Skip to main content

News | Washington Commanders -

5 Takeaways: How Washington Beat The 49ers To Take Control Of The NFC East

Washington Football Team strong safety Kamren Curl (31) celebrates his interception for a touchdown against the San Francisco 49ers with cornerback Jimmy Moreland (20), and defensive back Jeremy Reaves (39) during the second half of an NFL football game, Sunday, Dec. 13, 2020, in Glendale, Ariz. (AP Photo/Ross D. Franklin)
Washington Football Team strong safety Kamren Curl (31) celebrates his interception for a touchdown against the San Francisco 49ers with cornerback Jimmy Moreland (20), and defensive back Jeremy Reaves (39) during the second half of an NFL football game, Sunday, Dec. 13, 2020, in Glendale, Ariz. (AP Photo/Ross D. Franklin)

The Washington Football Team held on for a 23-15 win over the San Francisco 49ers on Sunday to earn its fourth straight win and move into first place in the NFC East.

Here are five takeaways from the victory.

1. Rookie defenders Chase Young and Kam Curl both found the end zone.

No. 2 overall pick Chase Young and seventh-round selection Kamren Curl have been two of the better defensive rookies in the NFL this season. And that was before each of them found the end zone against the 49ers.

With the 49ers threatening to extend their 7-6 advantage before halftime, defensive tackle Daron Payne combined with Jon Allen for a strip sack of quarterback Nick Mullens. Young saw the loose ball, scooped it up and rumbled 47 yards for his first-career touchdown to give Washington a lead it would never relinquish.

Curl has been a tackling machine since he filled in for the injured Landon Collins in Week 9, but he was still waiting to record his first interception.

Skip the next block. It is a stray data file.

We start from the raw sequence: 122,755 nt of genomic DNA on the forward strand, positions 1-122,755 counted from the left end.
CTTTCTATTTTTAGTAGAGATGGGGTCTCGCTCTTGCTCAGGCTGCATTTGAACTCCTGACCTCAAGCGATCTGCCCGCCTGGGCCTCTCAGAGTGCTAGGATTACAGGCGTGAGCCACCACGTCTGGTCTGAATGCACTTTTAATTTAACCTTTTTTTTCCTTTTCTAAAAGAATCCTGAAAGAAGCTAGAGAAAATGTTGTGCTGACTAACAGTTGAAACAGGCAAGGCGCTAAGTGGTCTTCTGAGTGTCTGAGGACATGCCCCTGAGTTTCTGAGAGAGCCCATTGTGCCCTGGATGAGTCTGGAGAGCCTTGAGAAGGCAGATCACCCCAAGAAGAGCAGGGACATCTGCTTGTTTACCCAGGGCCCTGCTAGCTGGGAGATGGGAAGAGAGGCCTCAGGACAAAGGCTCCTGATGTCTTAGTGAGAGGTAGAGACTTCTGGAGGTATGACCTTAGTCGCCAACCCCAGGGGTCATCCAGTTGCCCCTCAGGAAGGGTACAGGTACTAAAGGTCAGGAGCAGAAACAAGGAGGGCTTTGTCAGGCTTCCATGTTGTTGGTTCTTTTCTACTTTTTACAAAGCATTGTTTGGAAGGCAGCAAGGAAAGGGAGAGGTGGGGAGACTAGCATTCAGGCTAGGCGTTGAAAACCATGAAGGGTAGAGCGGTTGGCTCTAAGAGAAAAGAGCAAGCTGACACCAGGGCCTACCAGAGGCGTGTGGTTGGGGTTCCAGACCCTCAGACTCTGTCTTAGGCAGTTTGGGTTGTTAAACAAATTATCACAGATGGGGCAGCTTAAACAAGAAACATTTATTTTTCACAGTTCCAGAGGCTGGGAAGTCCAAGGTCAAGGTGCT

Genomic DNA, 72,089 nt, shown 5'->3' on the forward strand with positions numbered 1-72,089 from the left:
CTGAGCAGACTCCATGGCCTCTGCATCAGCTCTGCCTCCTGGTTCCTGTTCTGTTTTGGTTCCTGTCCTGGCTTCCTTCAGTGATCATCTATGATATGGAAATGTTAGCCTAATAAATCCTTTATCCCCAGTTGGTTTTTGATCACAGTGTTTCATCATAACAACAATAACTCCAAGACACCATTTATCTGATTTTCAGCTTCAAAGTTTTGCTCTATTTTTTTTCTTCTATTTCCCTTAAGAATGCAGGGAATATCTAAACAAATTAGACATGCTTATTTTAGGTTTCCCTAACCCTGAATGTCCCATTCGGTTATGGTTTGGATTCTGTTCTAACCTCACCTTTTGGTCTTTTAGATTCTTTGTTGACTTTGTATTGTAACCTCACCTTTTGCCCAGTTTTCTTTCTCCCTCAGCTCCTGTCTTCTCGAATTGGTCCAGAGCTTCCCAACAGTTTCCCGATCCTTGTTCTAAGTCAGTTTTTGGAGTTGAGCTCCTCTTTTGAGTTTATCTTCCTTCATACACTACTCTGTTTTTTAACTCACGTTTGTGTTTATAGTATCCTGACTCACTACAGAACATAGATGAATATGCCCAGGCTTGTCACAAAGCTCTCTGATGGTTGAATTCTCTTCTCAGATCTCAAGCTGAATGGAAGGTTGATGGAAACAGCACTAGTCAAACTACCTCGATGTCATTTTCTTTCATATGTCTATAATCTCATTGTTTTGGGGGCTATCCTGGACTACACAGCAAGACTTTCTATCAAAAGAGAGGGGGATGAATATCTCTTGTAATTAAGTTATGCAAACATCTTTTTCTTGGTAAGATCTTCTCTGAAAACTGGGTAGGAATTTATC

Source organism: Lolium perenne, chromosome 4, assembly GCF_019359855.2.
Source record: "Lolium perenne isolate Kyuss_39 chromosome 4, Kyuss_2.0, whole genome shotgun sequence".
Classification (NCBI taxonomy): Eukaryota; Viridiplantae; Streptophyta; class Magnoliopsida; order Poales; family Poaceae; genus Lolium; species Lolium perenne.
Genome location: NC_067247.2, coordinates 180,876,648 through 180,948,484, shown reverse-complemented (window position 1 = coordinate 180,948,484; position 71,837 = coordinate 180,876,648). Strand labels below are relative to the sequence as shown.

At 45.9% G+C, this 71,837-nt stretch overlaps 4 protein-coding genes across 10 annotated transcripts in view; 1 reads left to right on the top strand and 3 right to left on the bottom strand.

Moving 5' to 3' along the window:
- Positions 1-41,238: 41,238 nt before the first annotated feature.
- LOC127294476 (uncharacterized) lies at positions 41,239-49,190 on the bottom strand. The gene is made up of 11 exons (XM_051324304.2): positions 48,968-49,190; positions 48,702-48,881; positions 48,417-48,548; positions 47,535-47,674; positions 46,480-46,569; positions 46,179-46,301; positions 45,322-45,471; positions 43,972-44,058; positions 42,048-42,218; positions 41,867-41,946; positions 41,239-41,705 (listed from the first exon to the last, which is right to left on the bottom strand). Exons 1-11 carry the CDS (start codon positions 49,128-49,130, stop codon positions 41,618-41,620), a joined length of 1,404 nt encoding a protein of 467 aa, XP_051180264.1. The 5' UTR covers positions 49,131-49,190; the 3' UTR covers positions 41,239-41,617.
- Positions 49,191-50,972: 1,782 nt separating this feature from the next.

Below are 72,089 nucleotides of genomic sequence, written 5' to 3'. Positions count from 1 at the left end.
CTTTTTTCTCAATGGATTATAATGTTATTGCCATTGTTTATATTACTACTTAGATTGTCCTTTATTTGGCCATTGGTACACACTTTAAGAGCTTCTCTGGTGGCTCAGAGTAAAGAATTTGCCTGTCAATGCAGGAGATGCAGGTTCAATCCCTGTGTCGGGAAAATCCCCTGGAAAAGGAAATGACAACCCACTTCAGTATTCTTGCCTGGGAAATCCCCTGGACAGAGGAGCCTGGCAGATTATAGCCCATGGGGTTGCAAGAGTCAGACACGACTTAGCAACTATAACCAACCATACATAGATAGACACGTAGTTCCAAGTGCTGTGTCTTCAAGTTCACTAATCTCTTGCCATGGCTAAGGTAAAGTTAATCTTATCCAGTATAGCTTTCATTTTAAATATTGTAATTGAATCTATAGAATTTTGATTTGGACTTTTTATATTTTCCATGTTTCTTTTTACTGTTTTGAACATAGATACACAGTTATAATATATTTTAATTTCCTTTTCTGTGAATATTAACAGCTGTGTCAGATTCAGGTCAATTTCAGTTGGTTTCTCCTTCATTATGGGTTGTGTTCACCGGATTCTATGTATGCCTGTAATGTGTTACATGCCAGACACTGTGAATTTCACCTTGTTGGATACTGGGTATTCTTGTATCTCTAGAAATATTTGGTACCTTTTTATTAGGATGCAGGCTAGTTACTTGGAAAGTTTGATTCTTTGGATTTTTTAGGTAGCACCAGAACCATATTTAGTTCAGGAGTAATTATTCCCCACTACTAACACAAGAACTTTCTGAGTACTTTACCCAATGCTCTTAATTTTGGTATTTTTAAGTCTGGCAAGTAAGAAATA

That came on the last play of the third quarter as the 49ers were in position to cut the deficit to one score. But on a 2nd-and-2 from the 29-yard line, Curl broke on a pass near the left sideline for the easy interception. From there, he was off to the races for a 76-yard touchdown that he punctuated with a flip into the end zone.

"I really just knew he was going to throw it to the flat," Curl said. "He was padding it too long, and he threw it to me, so I appreciate him for that. And then I saw green grass, so I had to go."

The duo's first-career touchdowns punctuated the best performances of their first rookie seasons. In addition to his fumble return for a touchdown, Young recorded six tackles (one for loss), two quarterback hits, two passes defensed and a sack. Curl, meanwhile, broke up his first two passes of the year while adding seven solo tackles and a quarterback hit.

Young's mom, Carla, is a particularly tough grader when it comes to her son, but she had nothing but love for him after this game. Speaking to the media via FaceTime on Young's phone, Carla gave her thoughts on the fumble return for a touchdown.

"Oh my gosh, I'm just so worn out. It was just so outstanding, I couldn't even believe it. I was in shock. And I said, 'He knows how to pick that ball up and not fall on it.' And he got it and kept trucking."

2. The rest of the defense was dominant, too.

Washington has been by far the best rushing defense the past three games (50.3 yards allowed), but for the first three drives Sunday, the San Francisco 49ers were running the ball like they did during their Super Bowl run last season. They gained 54 yards on their first 10 carries, the last of which was a one-yard touchdown from Jeff Wilson to open the scoring late in the first quarter.

But for the rest of the game, Washington reverted to its recent dominance by holding the 49ers to 54 yards on 17 carries and forcing a fumble on Wilson that Young returned for a score. When Mullens dropped back to throw, the pass-rush harassed him by way of 12 quarterback hits and four sacks. That led to two turnovers and Curl's interception return.